The American Commissioners to Jonathan Williams, Jr., with Franklin’s Proposed Substitute
(I) AL (draft):3 American Philosophical Society; copies: Massachusetts Historical Society, National Archives (two); (II) AL (incomplete draft): Library of Congress
Passi: 13 April 1778
We are sorry to inform you, that the state of our funds admits of no farther expenditure without danger of bringing us into great difficulties. It is therefore our desire that you will abstain from any farther purchases, and close your Accounts for the present with as little expence as possible.4 We also desire to be informed when the Repair of the Arms is likely to be compleated. You judge right in not paying the 28 Louis where there is the least appearance of trick; for that would encourage a thousand more. Enclosd you have a Copy of Mercier’s agreement. We have not yet been able to discover that Mr. Deane has left among the Papers any agreement made with Mr. Monthieu by which we can settle the difference you mention. Perhaps Mr. Monthieu may have it. We wish to avoid disputes, confusion and expence. We may now expect many american vessels will come into the french ports. We hope you may get them to take the remainder of the Goods already bought on public account upon freight as is done at Bilboa. We are Sir &c.
Jonathan Williams Junr. Nantes
[On or before April 13, 17785]
——— expenditure. And we expect to be well inform’d of the Necessity and Quantity of any propos’d considerable Expence, and that our Approbation should be obtain’d before the same is incurr’d and Bills drawn on us for defraying it. We have for some time expected you here agreable to your former Letters, being desirous of knowing the State of our Affairs that have been transacted by you. We hope your Health is so far restor’d, as that you may now soon be able to undertake the Journey; We are, Sir,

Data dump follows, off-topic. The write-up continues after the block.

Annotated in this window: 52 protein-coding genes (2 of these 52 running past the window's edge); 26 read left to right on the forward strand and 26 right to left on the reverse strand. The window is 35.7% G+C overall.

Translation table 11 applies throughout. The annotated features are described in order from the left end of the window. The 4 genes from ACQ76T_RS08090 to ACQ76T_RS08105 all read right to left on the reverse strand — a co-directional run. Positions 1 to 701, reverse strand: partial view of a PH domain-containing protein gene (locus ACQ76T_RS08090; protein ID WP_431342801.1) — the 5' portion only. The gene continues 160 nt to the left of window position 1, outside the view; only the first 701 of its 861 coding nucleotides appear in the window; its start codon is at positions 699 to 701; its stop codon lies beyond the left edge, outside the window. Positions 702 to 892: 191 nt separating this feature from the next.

Notations: To Mr Williams / Feb. 1778
3. On the back of JW to the commissioners above, March 31, and in Arthur Lee’s hand; a few words, now concealed by the binding, we have silently supplied from the otherwise identical version printed in Butterfield, John Adams Diary, IV, 51. Adams says there (p. 50) that it was one of the letters he wrote. The draft indicates however, that Lee was the author, and the point is of some importance; see the following note. We reprint the full text, as we usually do not, to enable the reader to evaluate our contention that BF was offering a substitute for it.
4. If Lee wrote the draft, as we believe, this brusque suspension of JW’s activities was due to more than financial stringency. The commissioners had no authority to give JW the powers he was claiming, Lee contended, and conceding them would undercut William Lee’s position; see our note on JW to BF above, April 9. When Adams was persuaded to the same position, BF, outnumbered, agreed to sign the dispatch: Butterfield, op. cit., IV, 52–3. But only, we believe, after he had tried and failed to change it.
5. The notation does not disturb our belief that this is BF’s rewriting of the previous letter, meant to follow the word “expenditure” in the first sentence and to tone down the categorical prohibition on further purchases. This version does not answer, as the other does, the questions in JW’s letter of March 31; but the references at the end to the young man’s illness and projected trip to Paris indicate that BF was writing at about this time.